RaveBookforum...excellent ... This is not a book with an accompanying TED Talk, a ten-step program, or One Weird Trick to Fix Everything. Seymour’s pose here is that of a working analyst, not a confident diagnostician. He draws connections, he sketches notes toward a further diagnosis. You can imagine him steepling his fingers and saying, his brow a bit furrowed, \'Isn’t it interesting that . . . \' or \'You seem very upset about . . . \' He deploys journalistic narrative and empirical data, but in general writes with a dense, aphoristic energy ... What if the urge lurking behind our compulsive participation in the Twittering Machine is not the behavioralist pursuit of maximized pleasure, but the Freudian death drive—our latent instinct toward inorganic oblivion, destruction, self-obliteration, \'the ratio\'? What if we post self-sabotaging things because we want to sabotage ourselves? What if the reason we tweet is because we wish we were dead?
PositiveNew YorkLurking is an impressionistic chronicle ... a history that illuminates ongoing debates and opens up interesting new questions about how we understand the industry and the technologies that have taken over the world ... If there’s a through line in McNeil’s book, it’s ironically that \'lurking\'—that fundamental online activity—is no longer really possible ... If we’re going to recover the fully human lurker from the prepackaged and surveilled \'user,\' histories like these will be essential.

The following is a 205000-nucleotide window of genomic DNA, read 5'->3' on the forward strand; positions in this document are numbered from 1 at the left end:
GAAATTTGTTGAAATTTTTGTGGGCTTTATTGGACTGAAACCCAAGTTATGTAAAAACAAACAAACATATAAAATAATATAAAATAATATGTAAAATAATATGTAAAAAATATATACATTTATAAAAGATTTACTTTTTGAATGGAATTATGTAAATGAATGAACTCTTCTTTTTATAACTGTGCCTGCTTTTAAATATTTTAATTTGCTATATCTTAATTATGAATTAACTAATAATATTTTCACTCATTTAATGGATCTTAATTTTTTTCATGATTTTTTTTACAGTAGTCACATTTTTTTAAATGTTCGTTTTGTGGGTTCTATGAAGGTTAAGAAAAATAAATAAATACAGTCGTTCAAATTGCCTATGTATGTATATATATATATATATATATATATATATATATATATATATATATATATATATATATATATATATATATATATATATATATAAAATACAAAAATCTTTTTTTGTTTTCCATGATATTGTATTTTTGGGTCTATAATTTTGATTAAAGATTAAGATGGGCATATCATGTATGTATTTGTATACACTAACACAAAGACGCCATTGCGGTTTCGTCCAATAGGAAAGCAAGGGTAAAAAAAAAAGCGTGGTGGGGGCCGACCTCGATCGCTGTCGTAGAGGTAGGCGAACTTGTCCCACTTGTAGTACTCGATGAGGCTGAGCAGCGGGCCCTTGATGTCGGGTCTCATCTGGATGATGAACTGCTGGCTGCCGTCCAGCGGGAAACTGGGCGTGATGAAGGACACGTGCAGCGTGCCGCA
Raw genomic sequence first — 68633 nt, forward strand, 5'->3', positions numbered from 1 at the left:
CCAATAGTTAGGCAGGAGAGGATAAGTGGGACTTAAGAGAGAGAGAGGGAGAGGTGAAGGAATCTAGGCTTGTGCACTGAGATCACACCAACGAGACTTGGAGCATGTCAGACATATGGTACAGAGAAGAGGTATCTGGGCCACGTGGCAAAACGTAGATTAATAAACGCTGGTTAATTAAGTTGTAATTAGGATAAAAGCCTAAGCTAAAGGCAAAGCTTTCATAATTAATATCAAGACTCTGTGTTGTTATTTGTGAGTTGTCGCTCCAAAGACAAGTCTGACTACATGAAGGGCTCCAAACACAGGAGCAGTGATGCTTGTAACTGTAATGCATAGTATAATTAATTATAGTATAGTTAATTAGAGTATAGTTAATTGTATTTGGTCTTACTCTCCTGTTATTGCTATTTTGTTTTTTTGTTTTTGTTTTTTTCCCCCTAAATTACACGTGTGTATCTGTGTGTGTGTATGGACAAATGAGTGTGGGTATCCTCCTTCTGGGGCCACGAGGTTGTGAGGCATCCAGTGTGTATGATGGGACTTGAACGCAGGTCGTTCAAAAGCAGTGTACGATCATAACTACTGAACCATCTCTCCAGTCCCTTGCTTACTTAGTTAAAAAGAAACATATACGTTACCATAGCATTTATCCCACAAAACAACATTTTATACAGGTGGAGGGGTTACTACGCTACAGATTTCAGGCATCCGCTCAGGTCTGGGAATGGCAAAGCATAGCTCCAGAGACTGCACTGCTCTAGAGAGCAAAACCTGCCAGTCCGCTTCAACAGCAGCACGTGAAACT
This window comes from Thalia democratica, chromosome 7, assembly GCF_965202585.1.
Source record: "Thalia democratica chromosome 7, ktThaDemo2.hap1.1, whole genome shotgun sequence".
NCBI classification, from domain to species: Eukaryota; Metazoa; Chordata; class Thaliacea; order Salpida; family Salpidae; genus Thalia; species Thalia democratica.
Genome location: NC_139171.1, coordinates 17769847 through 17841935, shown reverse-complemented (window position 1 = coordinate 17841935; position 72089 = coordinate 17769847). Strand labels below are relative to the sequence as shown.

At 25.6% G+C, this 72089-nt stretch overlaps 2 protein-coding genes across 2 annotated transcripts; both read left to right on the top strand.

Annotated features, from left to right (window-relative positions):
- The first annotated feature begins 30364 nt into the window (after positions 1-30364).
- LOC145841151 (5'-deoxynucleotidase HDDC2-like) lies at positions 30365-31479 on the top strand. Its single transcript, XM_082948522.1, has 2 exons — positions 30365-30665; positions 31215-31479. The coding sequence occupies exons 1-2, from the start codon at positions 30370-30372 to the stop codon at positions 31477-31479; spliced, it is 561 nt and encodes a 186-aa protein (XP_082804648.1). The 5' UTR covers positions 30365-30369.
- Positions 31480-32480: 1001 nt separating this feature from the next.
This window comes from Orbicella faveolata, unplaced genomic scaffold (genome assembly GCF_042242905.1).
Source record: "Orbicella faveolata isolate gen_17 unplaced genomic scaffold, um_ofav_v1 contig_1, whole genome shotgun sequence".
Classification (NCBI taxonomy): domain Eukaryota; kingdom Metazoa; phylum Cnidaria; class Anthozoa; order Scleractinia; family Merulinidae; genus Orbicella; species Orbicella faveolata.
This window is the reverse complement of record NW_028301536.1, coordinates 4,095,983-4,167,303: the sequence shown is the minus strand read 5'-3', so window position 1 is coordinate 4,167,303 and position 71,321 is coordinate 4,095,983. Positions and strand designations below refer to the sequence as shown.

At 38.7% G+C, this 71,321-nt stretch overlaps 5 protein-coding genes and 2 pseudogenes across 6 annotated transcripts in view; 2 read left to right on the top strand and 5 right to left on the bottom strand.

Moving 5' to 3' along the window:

MixedBookforum... an appealing primer for people who haven’t closely followed the emergence online of a disturbingly influential Far Right reaction, and if nothing else readers will come away knowing the names and strategies of some of the best-known trolls of the past three or four years. But I’m not sure they’ll have a better sense of what’s gone wrong, or how to put it right again ... As a reporter, Marantz is one of the best on this beat, and here he delivers a well-observed, crowd-pleasing scene report and fine introduction to the \'metamedia insurgents\' who flit in and out of the book ... the problem is not really that Marantz is playing to an older, establishment-oriented audience. It’s that he’s adopted that audience’s most dubious presuppositions: that the allure of right-wing politics lies naturally in their transgressive thrill, or that the media establishment of the late twentieth century was flawed but preferable to the very different and \'incomparably worse\' media environment in which we now live ... These are live issues, about which an enormous amount has been written. Marantz skates by, assured that his audience agrees with the tragic story of the assassination of noble gatekeepers by the coward internet ... The result is a book filled with fine, conscientious, careful reporting in service of only the flimsiest of organizing political or philosophical principles ... In fairness, I don’t myself have a clear, actionable answer to the problems people like Enoch and Samantha pose. But I increasingly suspect that psychological portraiture of the radicalized and alienated may not be particularly useful for developing one ... Profile writing can be useful to the extent that it reveals something larger about the world in which the subject lives; but what Marantz’s profiles often reveal is how unimportant his subjects are as individual humans or characters ... Where Marantz focuses on the attention-seeking bluster of individual personalities, acting within a predetermined framework of fading institutions and cool-kid transgressors, Bernstein and Gais methodically document the close ties between wealthy donors, right-wing extremists, mainstream conservatism, and popular media outlets. These pieces are valuable because they reveal the wealthy, organized structures of reaction lurking behind the myths of social platforms as free marketplaces of ideas. It’s hard to maintain the fiction that there is an opposition between gatekeeping institutions and gate-crashing extremists when you read the emails between them.